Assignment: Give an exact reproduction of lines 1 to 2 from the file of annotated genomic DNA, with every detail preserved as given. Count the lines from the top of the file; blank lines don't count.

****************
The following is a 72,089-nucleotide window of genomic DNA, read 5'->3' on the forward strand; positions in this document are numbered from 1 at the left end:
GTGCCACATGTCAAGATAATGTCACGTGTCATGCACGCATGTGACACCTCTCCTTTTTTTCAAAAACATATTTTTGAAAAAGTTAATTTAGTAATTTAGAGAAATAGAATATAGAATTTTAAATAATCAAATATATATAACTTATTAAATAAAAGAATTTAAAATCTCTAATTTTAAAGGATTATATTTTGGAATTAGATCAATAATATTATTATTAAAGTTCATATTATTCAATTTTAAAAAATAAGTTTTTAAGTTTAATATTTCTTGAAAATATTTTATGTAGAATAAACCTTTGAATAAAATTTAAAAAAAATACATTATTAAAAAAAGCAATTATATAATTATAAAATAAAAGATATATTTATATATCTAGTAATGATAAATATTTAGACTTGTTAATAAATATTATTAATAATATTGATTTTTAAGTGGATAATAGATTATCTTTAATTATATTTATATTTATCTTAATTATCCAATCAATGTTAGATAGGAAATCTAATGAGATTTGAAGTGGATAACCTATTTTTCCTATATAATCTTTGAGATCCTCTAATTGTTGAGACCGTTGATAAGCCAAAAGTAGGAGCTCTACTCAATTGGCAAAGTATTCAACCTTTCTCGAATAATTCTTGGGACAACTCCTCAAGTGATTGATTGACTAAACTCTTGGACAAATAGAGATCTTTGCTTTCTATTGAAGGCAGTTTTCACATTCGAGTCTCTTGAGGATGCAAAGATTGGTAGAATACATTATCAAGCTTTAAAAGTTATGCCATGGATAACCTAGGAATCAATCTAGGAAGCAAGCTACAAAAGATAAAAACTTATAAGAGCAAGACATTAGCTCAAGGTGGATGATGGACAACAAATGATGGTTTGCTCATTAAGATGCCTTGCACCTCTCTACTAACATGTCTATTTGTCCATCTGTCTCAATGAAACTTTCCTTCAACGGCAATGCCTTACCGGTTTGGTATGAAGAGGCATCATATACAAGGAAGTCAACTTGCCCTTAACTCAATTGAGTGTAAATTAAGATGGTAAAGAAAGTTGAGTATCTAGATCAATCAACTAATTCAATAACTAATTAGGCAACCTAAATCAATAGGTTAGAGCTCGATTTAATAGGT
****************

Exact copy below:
The following is a 72,089-nucleotide window of genomic DNA, read 5'->3' on the forward strand; positions in this document are numbered from 1 at the left end:
GTGCCACATGTCAAGATAATGTCACGTGTCATGCACGCATGTGACACCTCTCCTTTTTTTCAAAAACATATTTTTGAAAAAGTTAATTTAGTAATTTAGAGAAATAGAATATAGAATTTTAAATAATCAAATATATATAACTTATTAAATAAAAGAATTTAAAATCTCTAATTTTAAAGGATTATATTTTGGAATTAGATCAATAATATTATTATTAAAGTTCATATTATTCAATTTTAAAAAATAAGTTTTTAAGTTTAATATTTCTTGAAAATATTTTATGTAGAATAAACCTTTGAATAAAATTTAAAAAAAATACATTATTAAAAAAAGCAATTATATAATTATAAAATAAAAGATATATTTATATATCTAGTAATGATAAATATTTAGACTTGTTAATAAATATTATTAATAATATTGATTTTTAAGTGGATAATAGATTATCTTTAATTATATTTATATTTATCTTAATTATCCAATCAATGTTAGATAGGAAATCTAATGAGATTTGAAGTGGATAACCTATTTTTCCTATATAATCTTTGAGATCCTCTAATTGTTGAGACCGTTGATAAGCCAAAAGTAGGAGCTCTACTCAATTGGCAAAGTATTCAACCTTTCTCGAATAATTCTTGGGACAACTCCTCAAGTGATTGATTGACTAAACTCTTGGACAAATAGAGATCTTTGCTTTCTATTGAAGGCAGTTTTCACATTCGAGTCTCTTGAGGATGCAAAGATTGGTAGAATACATTATCAAGCTTTAAAAGTTATGCCATGGATAACCTAGGAATCAATCTAGGAAGCAAGCTACAAAAGATAAAAACTTATAAGAGCAAGACATTAGCTCAAGGTGGATGATGGACAACAAATGATGGTTTGCTCATTAAGATGCCTTGCACCTCTCTACTAACATGTCTATTTGTCCATCTGTCTCAATGAAACTTTCCTTCAACGGCAATGCCTTACCGGTTTGGTATGAAGAGGCATCATATACAAGGAAGTCAACTTGCCCTTAACTCAATTGAGTGTAAATTAAGATGGTAAAGAAAGTTGAGTATCTAGATCAATCAACTAATTCAATAACTAATTAGGCAACCTAAATCAATAGGTTAGAGCTCGATTTAATAGGT